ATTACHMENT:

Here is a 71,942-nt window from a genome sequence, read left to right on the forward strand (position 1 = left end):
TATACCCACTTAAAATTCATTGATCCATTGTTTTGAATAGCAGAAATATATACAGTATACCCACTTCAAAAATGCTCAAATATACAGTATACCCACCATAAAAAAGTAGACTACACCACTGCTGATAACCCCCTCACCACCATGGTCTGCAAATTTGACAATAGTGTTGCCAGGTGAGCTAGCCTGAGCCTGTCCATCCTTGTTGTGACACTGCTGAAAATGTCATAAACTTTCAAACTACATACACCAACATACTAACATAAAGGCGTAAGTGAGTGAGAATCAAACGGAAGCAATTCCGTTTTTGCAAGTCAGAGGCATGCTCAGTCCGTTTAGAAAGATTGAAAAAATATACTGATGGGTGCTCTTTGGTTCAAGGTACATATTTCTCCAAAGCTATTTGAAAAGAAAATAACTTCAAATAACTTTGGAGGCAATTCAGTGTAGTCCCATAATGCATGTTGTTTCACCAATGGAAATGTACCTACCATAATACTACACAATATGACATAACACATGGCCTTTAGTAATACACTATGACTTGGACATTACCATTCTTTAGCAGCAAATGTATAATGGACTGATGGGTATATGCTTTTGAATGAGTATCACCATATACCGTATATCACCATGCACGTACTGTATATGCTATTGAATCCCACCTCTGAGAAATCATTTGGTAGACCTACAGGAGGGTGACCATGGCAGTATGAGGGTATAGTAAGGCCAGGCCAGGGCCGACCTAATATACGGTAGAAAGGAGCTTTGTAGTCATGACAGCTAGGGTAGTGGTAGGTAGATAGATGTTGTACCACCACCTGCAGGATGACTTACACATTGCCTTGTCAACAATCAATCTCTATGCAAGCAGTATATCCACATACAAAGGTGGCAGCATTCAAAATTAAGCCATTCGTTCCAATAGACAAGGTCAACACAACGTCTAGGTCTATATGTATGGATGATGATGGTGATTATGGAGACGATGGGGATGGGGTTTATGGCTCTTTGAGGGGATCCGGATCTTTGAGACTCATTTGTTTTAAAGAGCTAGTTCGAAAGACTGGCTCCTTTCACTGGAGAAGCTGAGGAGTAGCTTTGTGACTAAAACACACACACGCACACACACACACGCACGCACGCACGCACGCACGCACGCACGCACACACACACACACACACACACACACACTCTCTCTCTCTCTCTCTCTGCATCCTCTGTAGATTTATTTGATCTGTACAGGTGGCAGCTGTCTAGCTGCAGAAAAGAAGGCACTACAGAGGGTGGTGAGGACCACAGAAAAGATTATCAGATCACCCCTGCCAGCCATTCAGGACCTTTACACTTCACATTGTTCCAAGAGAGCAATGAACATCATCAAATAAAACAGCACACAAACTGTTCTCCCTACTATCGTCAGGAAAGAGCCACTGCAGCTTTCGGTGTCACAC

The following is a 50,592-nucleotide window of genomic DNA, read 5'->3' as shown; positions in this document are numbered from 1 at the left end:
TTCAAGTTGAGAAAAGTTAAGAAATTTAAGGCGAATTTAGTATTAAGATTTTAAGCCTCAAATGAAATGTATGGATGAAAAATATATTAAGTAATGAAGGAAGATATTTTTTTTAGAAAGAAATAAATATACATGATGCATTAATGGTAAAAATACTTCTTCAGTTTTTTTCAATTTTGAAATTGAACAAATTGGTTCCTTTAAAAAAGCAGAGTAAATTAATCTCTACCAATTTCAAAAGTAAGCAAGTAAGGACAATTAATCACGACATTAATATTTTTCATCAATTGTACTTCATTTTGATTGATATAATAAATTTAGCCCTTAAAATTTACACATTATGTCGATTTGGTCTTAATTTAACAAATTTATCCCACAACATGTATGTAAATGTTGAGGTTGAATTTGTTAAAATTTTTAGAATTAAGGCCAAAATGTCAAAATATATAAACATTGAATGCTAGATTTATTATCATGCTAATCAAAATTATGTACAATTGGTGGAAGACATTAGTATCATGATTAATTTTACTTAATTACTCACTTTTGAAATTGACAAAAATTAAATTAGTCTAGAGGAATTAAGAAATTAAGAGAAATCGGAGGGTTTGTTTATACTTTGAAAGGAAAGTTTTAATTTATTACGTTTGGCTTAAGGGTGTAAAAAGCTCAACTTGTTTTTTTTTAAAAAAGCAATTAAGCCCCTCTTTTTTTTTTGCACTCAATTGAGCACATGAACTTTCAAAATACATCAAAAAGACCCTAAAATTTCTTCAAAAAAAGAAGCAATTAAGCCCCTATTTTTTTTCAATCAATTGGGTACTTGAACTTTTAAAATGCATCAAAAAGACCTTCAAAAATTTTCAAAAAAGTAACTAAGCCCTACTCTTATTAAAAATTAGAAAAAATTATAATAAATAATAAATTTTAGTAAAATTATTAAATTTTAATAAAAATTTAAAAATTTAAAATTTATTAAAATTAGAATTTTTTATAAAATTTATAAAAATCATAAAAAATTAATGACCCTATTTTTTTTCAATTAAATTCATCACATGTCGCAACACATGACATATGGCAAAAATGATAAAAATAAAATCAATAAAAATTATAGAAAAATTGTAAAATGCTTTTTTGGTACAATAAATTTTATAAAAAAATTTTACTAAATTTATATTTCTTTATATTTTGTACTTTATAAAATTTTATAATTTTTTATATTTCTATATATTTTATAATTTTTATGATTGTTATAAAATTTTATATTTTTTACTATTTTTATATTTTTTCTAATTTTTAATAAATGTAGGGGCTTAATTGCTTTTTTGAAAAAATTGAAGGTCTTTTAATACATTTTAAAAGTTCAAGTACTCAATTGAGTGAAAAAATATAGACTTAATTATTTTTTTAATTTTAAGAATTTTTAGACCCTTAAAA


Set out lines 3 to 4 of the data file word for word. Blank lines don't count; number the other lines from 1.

The following is a 50,592-nucleotide window of genomic DNA, read 5'->3' as shown; positions in this document are numbered from 1 at the left end:
TTCAAGTTGAGAAAAGTTAAGAAATTTAAGGCGAATTTAGTATTAAGATTTTAAGCCTCAAATGAAATGTATGGATGAAAAATATATTAAGTAATGAAGGAAGATATTTTTTTTAGAAAGAAATAAATATACATGATGCATTAATGGTAAAAATACTTCTTCAGTTTTTTTCAATTTTGAAATTGAACAAATTGGTTCCTTTAAAAAAGCAGAGTAAATTAATCTCTACCAATTTCAAAAGTAAGCAAGTAAGGACAATTAATCACGACATTAATATTTTTCATCAATTGTACTTCATTTTGATTGATATAATAAATTTAGCCCTTAAAATTTACACATTATGTCGATTTGGTCTTAATTTAACAAATTTATCCCACAACATGTATGTAAATGTTGAGGTTGAATTTGTTAAAATTTTTAGAATTAAGGCCAAAATGTCAAAATATATAAACATTGAATGCTAGATTTATTATCATGCTAATCAAAATTATGTACAATTGGTGGAAGACATTAGTATCATGATTAATTTTACTTAATTACTCACTTTTGAAATTGACAAAAATTAAATTAGTCTAGAGGAATTAAGAAATTAAGAGAAATCGGAGGGTTTGTTTATACTTTGAAAGGAAAGTTTTAATTTATTACGTTTGGCTTAAGGGTGTAAAAAGCTCAACTTGTTTTTTTTTAAAAAAGCAATTAAGCCCCTCTTTTTTTTTTGCACTCAATTGAGCACATGAACTTTCAAAATACATCAAAAAGACCCTAAAATTTCTTCAAAAAAAGAAGCAATTAAGCCCCTATTTTTTTTCAATCAATTGGGTACTTGAACTTTTAAAATGCATCAAAAAGACCTTCAAAAATTTTCAAAAAAGTAACTAAGCCCTACTCTTATTAAAAATTAGAAAAAATTATAATAAATAATAAATTTTAGTAAAATTATTAAATTTTAATAAAAATTTAAAAATTTAAAATTTATTAAAATTAGAATTTTTTATAAAATTTATAAAAATCATAAAAAATTAATGACCCTATTTTTTTTCAATTAAATTCATCACATGTCGCAACACATGACATATGGCAAAAATGATAAAAATAAAATCAATAAAAATTATAGAAAAATTGTAAAATGCTTTTTTGGTACAATAAATTTTATAAAAAAATTTTACTAAATTTATATTTCTTTATATTTTGTACTTTATAAAATTTTATAATTTTTTATATTTCTATATATTTTATAATTTTTATGATTGTTATAAAATTTTATATTTTTTACTATTTTTATATTTTTTCTAATTTTTAATAAATGTAGGGGCTTAATTGCTTTTTTGAAAAAATTGAAGGTCTTTTAATACATTTTAAAAGTTCAAGTACTCAATTGAGTGAAAAAATATAGACTTAATTATTTTTTTAATTTTAAGAATTTTTAGACCCTTAAAA